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Brexit impact on employment, VAT… and schools

Brexit is currently built on shifting sands, with the UK's future relationship with the EU still far from defined let alone agreed. But it will inevitably have a wide-ranging impact on businesses, the financial sector and its employees.

Employers back UK-wide approach to immigration

How will immigration policies post Brexit affect the UK's employment? The latest quarterly Labour Market Outlook from the CIPD and The Adecco Group, based on a survey of 2,000 business owners, finds that employers would prefer a national approach to post-Brexit immigration, rather than a sectoral or regional policy:

  • 41 per cent of employers support a national approach to tackling the UK’s skill and labour shortages post-Brexit, in comparison with those who back a regional policy (5 per cent) or sectoral one (13 per cent);
  • firms employing EU workers are more likely to invest in training than employers that don’t employ EU nationals;
  • demand for labour is likely to remain relatively strong in the near-term; and
  • the median basic pay increase expected over the 12 months to December 2018 is 2 per cent.

VAT upfront will cause cash flow chaos

And Treasury Today reports this week on the cash flow problems that could arise if British companies have to pay VAT upfront on EU imports after Brexit, as was discussed by British MPs during a debate on a Brexit-related bill in parliament last month. British importers can currently avoid paying upfront VAT by registering with HMRC, so that VAT is paid by the end customer/consumer. The Independent quotes the British Retail Consortium, in a briefing sent to MPs: “If the bill becomes law without any commitment to inclusion within the EU VAT area, UK businesses will become liable to pay upfront import VAT on goods being imported from the EU-27 for the first time. Liability for upfront import VAT will create additional cashflow burdens for companies, as well as additional processing time at ports and border entry points attached to the customs process. Mitigation measures could include companies instituting a revolving credit facility, or utilising import VAT deferment reliefs.”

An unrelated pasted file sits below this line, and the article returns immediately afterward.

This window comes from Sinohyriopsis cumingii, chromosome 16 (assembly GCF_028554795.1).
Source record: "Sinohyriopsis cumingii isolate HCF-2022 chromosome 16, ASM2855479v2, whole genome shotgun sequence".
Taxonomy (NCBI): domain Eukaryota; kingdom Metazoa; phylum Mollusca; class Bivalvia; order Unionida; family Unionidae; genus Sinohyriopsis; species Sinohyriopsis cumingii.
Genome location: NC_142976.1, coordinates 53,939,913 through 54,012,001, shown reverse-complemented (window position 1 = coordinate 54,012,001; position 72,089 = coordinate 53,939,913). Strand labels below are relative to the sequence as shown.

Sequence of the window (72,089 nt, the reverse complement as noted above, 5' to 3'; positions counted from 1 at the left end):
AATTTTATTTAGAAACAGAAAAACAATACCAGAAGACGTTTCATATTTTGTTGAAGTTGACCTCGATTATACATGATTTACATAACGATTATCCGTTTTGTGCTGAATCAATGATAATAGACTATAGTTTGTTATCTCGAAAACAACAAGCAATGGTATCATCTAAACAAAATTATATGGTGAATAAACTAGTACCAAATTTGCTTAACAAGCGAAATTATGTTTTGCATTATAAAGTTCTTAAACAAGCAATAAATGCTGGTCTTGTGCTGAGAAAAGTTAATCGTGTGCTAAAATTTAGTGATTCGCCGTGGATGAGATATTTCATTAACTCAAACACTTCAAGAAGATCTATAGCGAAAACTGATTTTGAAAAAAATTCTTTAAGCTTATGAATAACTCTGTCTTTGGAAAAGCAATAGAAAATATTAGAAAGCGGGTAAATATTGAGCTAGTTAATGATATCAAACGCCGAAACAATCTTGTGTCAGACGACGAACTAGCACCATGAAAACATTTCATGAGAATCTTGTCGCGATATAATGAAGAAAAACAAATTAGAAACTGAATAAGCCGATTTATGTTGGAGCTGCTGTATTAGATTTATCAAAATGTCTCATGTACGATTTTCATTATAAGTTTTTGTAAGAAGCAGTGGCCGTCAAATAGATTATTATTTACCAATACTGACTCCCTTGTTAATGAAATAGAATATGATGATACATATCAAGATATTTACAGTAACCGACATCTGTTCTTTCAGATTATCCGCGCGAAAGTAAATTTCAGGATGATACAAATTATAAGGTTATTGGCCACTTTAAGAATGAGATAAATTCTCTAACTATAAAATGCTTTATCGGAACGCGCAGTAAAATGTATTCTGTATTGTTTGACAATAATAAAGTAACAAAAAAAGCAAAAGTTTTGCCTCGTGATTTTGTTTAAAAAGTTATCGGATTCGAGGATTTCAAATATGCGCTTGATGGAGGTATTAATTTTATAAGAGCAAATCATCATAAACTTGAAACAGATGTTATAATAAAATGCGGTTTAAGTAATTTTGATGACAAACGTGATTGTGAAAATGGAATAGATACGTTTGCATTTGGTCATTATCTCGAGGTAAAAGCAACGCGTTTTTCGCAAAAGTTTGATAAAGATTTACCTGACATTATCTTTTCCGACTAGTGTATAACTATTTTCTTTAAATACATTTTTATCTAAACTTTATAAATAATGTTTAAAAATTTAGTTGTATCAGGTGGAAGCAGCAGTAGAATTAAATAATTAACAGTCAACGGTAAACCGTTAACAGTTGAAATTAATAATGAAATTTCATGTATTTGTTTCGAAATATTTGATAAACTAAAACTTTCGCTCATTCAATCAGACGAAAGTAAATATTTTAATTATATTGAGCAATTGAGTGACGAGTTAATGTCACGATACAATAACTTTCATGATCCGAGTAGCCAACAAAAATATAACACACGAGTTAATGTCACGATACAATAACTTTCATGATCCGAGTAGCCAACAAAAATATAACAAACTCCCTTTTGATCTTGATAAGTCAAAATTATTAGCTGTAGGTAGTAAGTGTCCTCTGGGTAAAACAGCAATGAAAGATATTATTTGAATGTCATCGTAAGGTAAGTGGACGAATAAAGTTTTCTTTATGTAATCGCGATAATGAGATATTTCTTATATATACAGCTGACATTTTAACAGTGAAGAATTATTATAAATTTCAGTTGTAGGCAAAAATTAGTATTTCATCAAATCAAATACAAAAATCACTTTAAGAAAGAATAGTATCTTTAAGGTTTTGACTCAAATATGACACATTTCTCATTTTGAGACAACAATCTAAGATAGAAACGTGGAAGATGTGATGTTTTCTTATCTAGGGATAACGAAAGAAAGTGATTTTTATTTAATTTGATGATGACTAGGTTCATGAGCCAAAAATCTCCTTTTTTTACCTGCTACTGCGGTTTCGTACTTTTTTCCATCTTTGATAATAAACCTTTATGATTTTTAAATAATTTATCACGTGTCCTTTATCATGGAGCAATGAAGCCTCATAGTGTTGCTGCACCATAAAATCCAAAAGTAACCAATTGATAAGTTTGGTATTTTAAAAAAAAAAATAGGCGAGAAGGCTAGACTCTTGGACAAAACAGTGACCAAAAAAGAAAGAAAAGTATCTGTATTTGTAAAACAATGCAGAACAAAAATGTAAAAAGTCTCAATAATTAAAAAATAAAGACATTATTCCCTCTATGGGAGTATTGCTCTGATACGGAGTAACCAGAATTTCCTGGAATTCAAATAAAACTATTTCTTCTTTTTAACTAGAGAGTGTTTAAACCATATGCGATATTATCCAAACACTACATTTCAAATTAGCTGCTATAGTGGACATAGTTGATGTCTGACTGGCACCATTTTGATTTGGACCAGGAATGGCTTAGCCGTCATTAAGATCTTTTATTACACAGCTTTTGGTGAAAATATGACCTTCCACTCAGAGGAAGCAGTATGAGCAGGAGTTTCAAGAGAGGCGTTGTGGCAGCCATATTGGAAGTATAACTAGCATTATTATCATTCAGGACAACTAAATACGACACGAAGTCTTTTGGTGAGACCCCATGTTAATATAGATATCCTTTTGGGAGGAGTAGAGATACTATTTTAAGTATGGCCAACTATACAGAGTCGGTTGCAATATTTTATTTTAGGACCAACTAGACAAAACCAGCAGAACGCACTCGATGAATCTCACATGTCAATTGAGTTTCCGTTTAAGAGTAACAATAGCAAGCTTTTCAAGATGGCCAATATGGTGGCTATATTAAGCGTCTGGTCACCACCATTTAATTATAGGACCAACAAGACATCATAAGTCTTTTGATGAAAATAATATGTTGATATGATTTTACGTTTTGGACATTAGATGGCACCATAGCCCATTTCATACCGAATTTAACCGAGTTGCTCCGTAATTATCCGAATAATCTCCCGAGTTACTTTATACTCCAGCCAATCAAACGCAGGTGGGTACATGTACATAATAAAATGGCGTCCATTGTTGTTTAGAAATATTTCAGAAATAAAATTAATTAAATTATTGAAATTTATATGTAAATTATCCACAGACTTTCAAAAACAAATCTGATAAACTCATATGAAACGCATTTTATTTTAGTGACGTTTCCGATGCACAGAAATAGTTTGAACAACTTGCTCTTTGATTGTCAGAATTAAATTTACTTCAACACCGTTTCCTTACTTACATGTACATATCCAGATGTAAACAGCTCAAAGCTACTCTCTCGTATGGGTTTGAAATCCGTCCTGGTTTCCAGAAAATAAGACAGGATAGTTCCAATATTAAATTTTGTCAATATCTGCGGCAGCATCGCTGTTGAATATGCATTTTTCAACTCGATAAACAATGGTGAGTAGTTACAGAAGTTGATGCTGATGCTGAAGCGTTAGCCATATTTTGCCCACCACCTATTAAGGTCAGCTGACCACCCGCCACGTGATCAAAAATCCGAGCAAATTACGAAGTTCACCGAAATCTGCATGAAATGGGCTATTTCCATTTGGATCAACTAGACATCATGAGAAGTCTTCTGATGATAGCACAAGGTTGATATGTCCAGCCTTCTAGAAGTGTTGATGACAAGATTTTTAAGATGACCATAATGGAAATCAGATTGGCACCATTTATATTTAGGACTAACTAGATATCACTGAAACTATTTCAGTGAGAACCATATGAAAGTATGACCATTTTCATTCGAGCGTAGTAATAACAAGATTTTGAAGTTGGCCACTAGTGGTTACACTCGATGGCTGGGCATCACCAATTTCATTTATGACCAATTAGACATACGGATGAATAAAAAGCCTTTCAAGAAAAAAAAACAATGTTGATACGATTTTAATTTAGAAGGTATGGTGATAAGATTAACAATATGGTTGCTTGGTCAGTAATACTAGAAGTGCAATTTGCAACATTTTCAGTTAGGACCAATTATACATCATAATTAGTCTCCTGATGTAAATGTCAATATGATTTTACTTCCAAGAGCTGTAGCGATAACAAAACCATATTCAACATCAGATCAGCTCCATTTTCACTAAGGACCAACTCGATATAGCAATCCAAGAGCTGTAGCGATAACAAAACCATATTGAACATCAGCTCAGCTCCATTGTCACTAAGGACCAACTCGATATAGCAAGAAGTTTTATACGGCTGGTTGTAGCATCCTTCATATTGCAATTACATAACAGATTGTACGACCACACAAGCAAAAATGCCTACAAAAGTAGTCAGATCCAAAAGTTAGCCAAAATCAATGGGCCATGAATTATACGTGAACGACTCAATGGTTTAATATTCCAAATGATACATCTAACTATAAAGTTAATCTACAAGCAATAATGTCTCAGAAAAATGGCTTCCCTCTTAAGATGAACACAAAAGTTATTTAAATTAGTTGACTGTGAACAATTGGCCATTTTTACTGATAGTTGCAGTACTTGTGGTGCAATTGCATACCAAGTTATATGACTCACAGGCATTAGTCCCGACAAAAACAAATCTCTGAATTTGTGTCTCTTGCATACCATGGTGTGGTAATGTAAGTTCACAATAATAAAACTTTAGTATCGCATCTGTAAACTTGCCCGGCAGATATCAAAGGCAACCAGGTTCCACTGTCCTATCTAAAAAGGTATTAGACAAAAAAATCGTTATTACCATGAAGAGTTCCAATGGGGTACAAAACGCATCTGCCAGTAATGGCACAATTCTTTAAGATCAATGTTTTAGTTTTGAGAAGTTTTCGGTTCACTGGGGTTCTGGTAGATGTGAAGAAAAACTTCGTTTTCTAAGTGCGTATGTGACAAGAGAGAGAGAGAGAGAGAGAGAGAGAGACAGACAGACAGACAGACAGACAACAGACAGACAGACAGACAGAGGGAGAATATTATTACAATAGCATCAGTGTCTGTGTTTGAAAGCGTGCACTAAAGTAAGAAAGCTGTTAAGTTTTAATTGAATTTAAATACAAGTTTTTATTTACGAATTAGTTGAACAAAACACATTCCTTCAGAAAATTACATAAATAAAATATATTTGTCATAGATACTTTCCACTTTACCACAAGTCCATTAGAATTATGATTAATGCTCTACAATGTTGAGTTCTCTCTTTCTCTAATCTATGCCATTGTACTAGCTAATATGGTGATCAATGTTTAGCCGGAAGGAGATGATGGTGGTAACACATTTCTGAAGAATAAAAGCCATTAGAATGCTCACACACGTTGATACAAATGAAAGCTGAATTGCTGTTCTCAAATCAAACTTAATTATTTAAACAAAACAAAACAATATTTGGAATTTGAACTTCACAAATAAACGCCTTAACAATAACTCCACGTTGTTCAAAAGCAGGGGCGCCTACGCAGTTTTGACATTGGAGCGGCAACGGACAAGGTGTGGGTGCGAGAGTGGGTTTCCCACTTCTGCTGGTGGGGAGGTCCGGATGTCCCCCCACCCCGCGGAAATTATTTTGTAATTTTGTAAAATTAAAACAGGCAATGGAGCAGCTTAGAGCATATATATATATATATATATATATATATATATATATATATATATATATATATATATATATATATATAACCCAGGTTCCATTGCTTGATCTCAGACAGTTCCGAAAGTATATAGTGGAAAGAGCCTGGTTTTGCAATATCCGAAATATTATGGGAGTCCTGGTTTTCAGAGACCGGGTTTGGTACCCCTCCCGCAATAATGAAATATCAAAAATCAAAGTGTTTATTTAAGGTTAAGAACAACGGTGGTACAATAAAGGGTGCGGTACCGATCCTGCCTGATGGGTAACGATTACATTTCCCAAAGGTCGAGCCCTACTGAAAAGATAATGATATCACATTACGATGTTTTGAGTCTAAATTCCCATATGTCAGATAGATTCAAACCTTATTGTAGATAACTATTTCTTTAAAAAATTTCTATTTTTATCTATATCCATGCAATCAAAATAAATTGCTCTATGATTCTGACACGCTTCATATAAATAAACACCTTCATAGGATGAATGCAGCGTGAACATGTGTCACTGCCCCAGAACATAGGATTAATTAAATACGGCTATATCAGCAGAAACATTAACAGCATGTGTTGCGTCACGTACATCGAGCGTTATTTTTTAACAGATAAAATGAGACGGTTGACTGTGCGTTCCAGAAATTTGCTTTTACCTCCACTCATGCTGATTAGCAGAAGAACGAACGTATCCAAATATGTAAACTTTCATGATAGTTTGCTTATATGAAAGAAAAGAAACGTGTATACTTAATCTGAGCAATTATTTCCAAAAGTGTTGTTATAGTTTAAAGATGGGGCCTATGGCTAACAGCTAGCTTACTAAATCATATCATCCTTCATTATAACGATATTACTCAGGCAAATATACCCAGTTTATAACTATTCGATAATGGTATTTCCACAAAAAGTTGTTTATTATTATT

Boost for EU independent schools

And last but not least, research from Oliver Wyman suggests that, seeing as between 31,000 and 35,000 financial services jobs are predicted to be relocated from London to EU cities in the medium term, this will have implications for international school places in cities such Frankfurt, Paris, Amsterdam, Brussels and Dublin. The study said that as many as 53,000–60,000 children will need school places in the EU if the large job relocation goes ahead after Brexit: “Uncertainty about the outcome of Brexit negotiations means the number of job relocations cannot be known. However it is clear that should incumbents in these roles follow them to the EU, a significant opportunity for companies catering to their needs will arise.”

And it adds: “Even with the final relocation totals still to be determined, it is clear that there will be substantial shortages of school places in some cities if a ‘hard Brexit’ comes to pass and relocations occur quickly. Presently, Frankfurt is facing the most pronounced potential shortfall in such a situation. However, any city that becomes home to Euro clearing or similar operations will also face a significant shortfall.”


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Cash & Liquidity Management
Cash & Liquidity Management in Europe

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